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The Danish Girl and Room: Inspired Cinematography by Danny Cohen

One thing I love about this time of year is the attention given to craftspeople that make a film look as good as the story and the actor’s performances merit. In today’s Deadline the focus is on cinematography, highlighting the work of Danny Cohen, who has two big movies in the mix of films being buzzed about. And those two films just happened to be based on books: Room and The Danish Girl.

I could edit the article but it’s Christmas and I’m still shopping so let’s just listen in on the entire convo, eh? I have found some interesting pictures to highlight though.

For Cohen—a frequent collaborator of director Tom Hooper’s, who shot The Danish Girl as well as Lenny Abrahamson’s Room—having two prominent films out is “amazing,” he says. “It definitely isn’t something that comes along too often.” 
Though The Danish Girl is a gorgeous period piece with beautiful, sweeping camerawork, and Room is a more confined film with unique logistical challenges, according to Cohen the two films have more in common than one might imagine. Both films were shot on the Red Dragon—the latest Red digital cinema camera—while Room was shot with Panavision Primo lenses and The Danish Girl with ARRI master primes. Though Room more obviously necessitated lighting based in practical concerns, given the fact that half the film was shot within a 10-by-10-foot box, the approach on The Danish Girl wasn’t too far off. “You always want to begin from a point of realistic motivational sources,” Cohen says. 

Certainly, the claustrophobia of the main set was the biggest challenge of shooting Room. “The big thing was to always try and make the most of the lighting and to get some sort of atmosphere going in the room, because we kind of handcuffed ourselves, in a sense,” he says. Light and the choice to use compact digital cameras were informed by the cramped nature of the space.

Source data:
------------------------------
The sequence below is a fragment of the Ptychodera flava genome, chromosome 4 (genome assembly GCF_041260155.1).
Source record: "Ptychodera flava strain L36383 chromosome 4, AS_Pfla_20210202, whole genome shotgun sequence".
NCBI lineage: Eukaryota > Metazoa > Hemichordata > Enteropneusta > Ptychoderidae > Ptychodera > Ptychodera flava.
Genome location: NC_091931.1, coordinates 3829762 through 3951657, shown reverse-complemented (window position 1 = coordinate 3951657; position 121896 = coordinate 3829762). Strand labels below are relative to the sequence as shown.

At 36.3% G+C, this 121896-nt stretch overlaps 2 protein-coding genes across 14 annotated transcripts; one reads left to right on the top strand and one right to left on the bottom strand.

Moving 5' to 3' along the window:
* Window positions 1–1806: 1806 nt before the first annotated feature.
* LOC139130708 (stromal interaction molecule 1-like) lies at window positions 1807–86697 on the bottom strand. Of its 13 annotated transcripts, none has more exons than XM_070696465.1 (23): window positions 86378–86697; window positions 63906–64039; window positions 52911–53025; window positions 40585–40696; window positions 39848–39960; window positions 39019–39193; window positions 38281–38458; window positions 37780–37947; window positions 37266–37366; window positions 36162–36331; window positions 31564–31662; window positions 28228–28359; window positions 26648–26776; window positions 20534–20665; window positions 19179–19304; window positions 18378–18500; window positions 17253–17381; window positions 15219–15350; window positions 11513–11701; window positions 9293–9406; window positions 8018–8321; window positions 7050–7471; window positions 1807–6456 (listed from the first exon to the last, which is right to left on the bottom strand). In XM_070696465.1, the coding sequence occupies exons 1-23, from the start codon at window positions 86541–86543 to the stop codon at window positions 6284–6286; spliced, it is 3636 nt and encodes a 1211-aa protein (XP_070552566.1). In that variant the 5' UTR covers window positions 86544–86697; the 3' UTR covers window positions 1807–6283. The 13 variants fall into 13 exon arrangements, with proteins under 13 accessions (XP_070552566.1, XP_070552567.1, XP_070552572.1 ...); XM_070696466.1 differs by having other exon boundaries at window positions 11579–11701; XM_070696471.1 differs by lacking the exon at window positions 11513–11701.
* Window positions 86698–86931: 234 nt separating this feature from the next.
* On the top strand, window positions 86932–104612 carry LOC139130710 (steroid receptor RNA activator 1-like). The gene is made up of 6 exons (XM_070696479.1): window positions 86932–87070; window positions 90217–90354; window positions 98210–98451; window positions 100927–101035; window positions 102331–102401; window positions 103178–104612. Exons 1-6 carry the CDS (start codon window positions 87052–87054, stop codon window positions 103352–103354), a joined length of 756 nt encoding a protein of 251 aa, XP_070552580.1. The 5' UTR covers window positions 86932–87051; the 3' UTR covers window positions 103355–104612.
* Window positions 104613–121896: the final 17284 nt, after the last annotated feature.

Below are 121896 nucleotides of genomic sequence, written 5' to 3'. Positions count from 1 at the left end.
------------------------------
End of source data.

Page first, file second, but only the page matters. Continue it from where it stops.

“The set was modular, so you could pull off some of the tiles in the ceiling,” Cohen says. “What that meant was that as much as possible there weren’t light stands on the floor. We used the ceiling for lighting, as much as possible, to give the actors, within the limited space, as much freedom to move as we could.” 

Just as Room had the skylight, The Danish Girl utilized big lights outside building windows, “to create a sort of northern light, where the sun is quite low in the horizon,” Cohen says by way of explaining how the actors were side-lit.  “Tom has got a great eye,” he says. “I know he’s always going to push me  to find something interesting with the camera.” 

For Room, Cohen referenced a large selection of photographs for color and framing, whereas on The Danish Girl the singular reference was Danish painter Vilhem Hammershoi, “who had a very particular way of framing.” 
 Thanks for that! Now I’m obsessed with Vilhelm Hammershoi! When am I going to finish my shopping?!

Obsessed too? Check out Michael Palin’s hour long look at Hammershoi’s work here. I think I’ll save it to watch as my own personal Christmas present to myself. Can’t wait!

The Danish Girl: My take on the movie